|(1936 to 1938)|
|Manufacturer||Hillman Motor Car Co Ltd|
- approx 700 produced
- approx 5000 produced
- approx 300 produced
|Body and chassis|
|Body style||4dr Saloon (16/Hawk only);
4dr Saloon Deluxe (16/Hawk only);
4dr Touring Car Deluxe (16/ Hawk only);
2dr Sports Saloon (16/Hawk) 4dr Sports Saloon (80 only);
4dr Wingham Convertible Cabriolet (all models);
4dr "80" 7-Seater Saloon;
4dr "80" Enclosed Drive Limousine
|Engine||2576 cc 16.65 hp ("Sixteen" model);
3181 cc 20.90 hp ("Hawk" & "80" models)
"16" & "Hawk" 108.5 in (2,760 mm)"80" 126 in (3,200 mm)
The Hillman "Sixteen", "Hawk" and "80" models were a trilogy of cars produce by the Hillman Motor Company of Coventry (then Part of the Rootes Group) between 1936 and 1938.
Between 1928 and 1936, Hillman Ltd of Coventry produced a range of Hillman models including the "14 h.p." (1925–30), the "20" (1928-31), the "Wizard" (1931–33), the "Vortic" (1931-32), the "16 h.p." (1934–35), the "20/70" (1934-35) and the original "Minx" (1932–35). Hillman had merged with Humber Ltd in 1928 and in 1931 both companies came under the umbrella of the Rootes Group who were also responsible for the construction of vehicles for a number of other marques including Singer, Commer, Sunbeam-Talbot and Karrier.
From 1936 until 1938 Hillman produced the new 4 cylinder "Minx" Magnificent and also a trilogy of larger 6 cylinder luxury saloon cars which consisted of the Hillman "Sixteen" [or 16] (1936–37), the Hillman "Hawk" (1936–37) and the Hillman "80" (1936–38).These three larger models superseded the older coach built Hillman "16 hp" (1934–35) and Hillman "20/70" (1934-35) models, having a box girder chassis and a more modern semi-monocoque style body designed by Thrupp & Maberly (also owned by Rootes Group). Hillman also introduced the revolutionary "Evenkeel" suspension which gave the cars a superior ride and "Cushioned Power" mounts which helped stop vibration through the engine and gearbox. However these models still drew on some of the coach built features and engine designs of the earlier Hillman cars and also those of the luxury Humber cars, including the 1936 Humber 12 and Snipe, that were also being built in Coventry at that time. This was an attempt by Hillman Ltd to enter the luxury car market and also added to their "bread and butter" mid-range model, the Hillman "Minx" (1936-1938), which used some of the components and parts found on the larger models.
The Hillman "Sixteen" had a 2576 cc 16.65 hp side valve straight-six engine whilst the "Hawk" and "80" had larger 3181 cc 20.9 hp engines. The "Sixteen" and "Hawk" were five seaters with bucket seats at the front and a folding armrest dividing a bench seat at the rear whilst the "80" was a seven seater (two of which folded down) and as such had a longer wheelbase (10 ft 6ins). Some "80"'s had a partition between the chauffeur/driver and passenger compartment. These vehicles had Bendix "Duo Servo" brakes, which used rod and cable linkages and operated on all four wheels via both the foot pedal and the handbrake lever.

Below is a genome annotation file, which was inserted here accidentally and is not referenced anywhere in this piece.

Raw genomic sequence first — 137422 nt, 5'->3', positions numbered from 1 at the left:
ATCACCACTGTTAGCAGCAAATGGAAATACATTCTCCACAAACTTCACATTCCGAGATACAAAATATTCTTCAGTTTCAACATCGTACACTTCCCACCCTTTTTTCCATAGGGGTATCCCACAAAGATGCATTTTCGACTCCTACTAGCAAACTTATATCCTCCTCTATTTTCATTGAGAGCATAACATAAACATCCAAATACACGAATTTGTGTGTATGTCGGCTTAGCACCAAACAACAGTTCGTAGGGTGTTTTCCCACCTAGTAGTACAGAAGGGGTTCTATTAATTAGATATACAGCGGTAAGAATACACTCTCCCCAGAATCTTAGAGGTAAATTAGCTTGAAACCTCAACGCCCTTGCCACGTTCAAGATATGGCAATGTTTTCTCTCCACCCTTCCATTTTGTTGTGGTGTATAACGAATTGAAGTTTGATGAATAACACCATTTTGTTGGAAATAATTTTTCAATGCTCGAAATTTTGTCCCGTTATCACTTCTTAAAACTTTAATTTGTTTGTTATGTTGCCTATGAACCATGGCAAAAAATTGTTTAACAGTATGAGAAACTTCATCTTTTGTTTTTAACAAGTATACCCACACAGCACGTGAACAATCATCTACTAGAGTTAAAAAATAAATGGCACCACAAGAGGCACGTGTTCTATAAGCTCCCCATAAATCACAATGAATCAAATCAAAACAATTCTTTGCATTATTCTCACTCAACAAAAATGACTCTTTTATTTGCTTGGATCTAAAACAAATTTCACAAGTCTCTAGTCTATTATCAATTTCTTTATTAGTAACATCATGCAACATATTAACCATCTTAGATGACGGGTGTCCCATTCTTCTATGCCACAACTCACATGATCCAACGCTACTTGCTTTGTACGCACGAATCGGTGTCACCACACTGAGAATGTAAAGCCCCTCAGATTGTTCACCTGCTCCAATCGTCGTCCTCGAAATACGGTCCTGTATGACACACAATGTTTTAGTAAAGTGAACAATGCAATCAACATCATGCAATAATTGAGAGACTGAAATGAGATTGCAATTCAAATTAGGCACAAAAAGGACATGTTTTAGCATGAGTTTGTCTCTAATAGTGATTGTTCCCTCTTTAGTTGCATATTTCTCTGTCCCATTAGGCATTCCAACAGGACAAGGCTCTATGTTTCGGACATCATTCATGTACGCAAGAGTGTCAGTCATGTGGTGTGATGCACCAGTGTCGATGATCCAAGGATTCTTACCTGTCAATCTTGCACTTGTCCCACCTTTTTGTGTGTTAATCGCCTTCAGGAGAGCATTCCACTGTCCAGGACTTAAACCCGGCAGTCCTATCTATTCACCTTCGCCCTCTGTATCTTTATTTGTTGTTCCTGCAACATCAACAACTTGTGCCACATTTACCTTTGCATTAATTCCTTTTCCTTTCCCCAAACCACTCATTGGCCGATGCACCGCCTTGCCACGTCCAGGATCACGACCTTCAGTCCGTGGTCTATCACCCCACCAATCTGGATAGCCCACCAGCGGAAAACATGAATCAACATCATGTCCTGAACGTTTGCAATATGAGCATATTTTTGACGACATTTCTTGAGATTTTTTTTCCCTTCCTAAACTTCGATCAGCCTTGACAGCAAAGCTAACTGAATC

About 700 Hillman "16"s were built between 1936-37 whereas around 5000 Hillman "Hawk"s were built during the same period and an estimated 300 Hillman "80"s were constructed between 1936-38.These models were produced as standard saloons and deluxe saloons, some of which were used by the military, police and government departments, with a small number of each model being produced as sports tourers, cabriolets and coupes, the bodywork being converted by designers Thrupp & Maberly and coach builders Wingham (Martin Walter).
Only a few examples of each model still exist in the UK today. Some of these vehicles were exported throughout the world, especially to Australia and New Zealand where a number of "Hawk"s and "80"'s also still survive.
After 1938 the production of these three pre-war models were handed over to Humber Ltd in Coventry. They restyled and rebadged them as the Humber "16" (6 cylinder 2576 cc engine), Humber "Snipe" (6 cylinder 3181 cc) and the Humber "Super Snipe" (6 cylinder 4086 cc). During World War II Humber concentrated their efforts into the production of armoured vehicles for the military. However they also produced a number of staff cars for the military based on the original Hillmans including two open top 1940's Super Snipes ("Old Faithful" and the "Victory Car") which were used by General Montgomery and Winston Churchill in the desert campaign and then afterwards when they toured the UK during the victory celebrations. Humber also produced passenger cars for the police and government departments during this period.
Hillman consequently restricted their own output of vehicles to a mechanically improved utility Hillman "Minx" (1939–44), many of which also went to military service during the war, and a new Hillman Fourteen (1938–40) which incorporated much of the Hillman "Sixteen" and Hillman "Hawk" engineering but with a 4 cylinder engine.
After the war the Humber "16" was partially rebodied and then rebadged as the Humber "Hawk" with a smaller 2 litre 4 cylinder engine but still had elements of the Hillman design. Elements of the original pre-war design of the three Hillman models can also be found in other post war Humbers and this continued into the 1950s until Humber produced a new body and new engines to go into later versions of the Humber "Hawk", "Snipe", "Super Snipe" and "Pullman" Limousines.